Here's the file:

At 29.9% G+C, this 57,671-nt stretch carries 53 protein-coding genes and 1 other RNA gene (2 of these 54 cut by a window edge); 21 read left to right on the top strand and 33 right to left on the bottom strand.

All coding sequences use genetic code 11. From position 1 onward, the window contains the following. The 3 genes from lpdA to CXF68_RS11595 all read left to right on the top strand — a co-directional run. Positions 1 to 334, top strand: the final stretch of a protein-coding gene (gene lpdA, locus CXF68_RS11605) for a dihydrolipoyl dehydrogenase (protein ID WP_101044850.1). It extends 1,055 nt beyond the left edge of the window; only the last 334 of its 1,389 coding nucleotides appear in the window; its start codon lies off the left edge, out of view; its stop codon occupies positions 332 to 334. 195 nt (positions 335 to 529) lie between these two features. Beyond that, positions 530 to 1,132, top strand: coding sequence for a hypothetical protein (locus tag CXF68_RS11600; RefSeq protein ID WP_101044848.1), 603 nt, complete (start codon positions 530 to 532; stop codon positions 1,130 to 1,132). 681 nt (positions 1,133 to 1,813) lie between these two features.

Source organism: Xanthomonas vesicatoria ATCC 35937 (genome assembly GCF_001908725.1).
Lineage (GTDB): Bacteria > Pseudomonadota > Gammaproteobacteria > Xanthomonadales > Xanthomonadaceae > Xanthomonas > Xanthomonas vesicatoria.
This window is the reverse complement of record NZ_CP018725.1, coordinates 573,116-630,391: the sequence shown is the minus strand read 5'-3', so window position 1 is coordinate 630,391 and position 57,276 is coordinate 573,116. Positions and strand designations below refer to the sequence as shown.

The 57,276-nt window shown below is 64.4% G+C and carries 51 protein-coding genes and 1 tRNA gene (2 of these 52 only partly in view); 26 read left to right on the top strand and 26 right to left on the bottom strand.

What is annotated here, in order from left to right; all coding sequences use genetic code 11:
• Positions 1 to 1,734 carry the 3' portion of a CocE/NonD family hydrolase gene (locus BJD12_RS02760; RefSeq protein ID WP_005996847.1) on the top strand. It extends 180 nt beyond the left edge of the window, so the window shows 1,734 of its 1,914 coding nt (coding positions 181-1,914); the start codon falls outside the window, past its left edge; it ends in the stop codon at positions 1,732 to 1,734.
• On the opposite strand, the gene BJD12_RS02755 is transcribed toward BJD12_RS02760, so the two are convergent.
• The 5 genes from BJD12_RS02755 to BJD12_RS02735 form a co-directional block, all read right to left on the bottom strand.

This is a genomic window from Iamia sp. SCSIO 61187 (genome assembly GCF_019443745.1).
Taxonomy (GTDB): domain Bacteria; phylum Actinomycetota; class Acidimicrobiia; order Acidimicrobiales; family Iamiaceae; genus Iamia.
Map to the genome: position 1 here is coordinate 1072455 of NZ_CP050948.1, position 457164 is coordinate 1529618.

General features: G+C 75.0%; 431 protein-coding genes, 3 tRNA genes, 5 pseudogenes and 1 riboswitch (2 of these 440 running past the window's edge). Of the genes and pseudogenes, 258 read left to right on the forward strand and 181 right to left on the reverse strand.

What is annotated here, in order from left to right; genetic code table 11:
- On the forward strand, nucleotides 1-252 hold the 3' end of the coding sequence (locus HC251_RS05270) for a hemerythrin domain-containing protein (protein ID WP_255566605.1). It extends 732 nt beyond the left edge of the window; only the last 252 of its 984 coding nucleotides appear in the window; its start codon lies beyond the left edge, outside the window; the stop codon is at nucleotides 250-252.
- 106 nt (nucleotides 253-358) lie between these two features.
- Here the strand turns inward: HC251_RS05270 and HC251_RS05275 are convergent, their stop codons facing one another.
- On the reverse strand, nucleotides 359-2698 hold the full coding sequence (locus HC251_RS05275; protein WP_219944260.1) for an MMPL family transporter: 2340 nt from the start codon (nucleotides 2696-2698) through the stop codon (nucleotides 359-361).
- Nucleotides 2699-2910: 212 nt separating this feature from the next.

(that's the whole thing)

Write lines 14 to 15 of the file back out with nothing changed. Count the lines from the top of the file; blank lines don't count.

General features: G+C 75.0%; 431 protein-coding genes, 3 tRNA genes, 5 pseudogenes and 1 riboswitch (2 of these 440 running past the window's edge). Of the genes and pseudogenes, 258 read left to right on the forward strand and 181 right to left on the reverse strand.

What is annotated here, in order from left to right; genetic code table 11: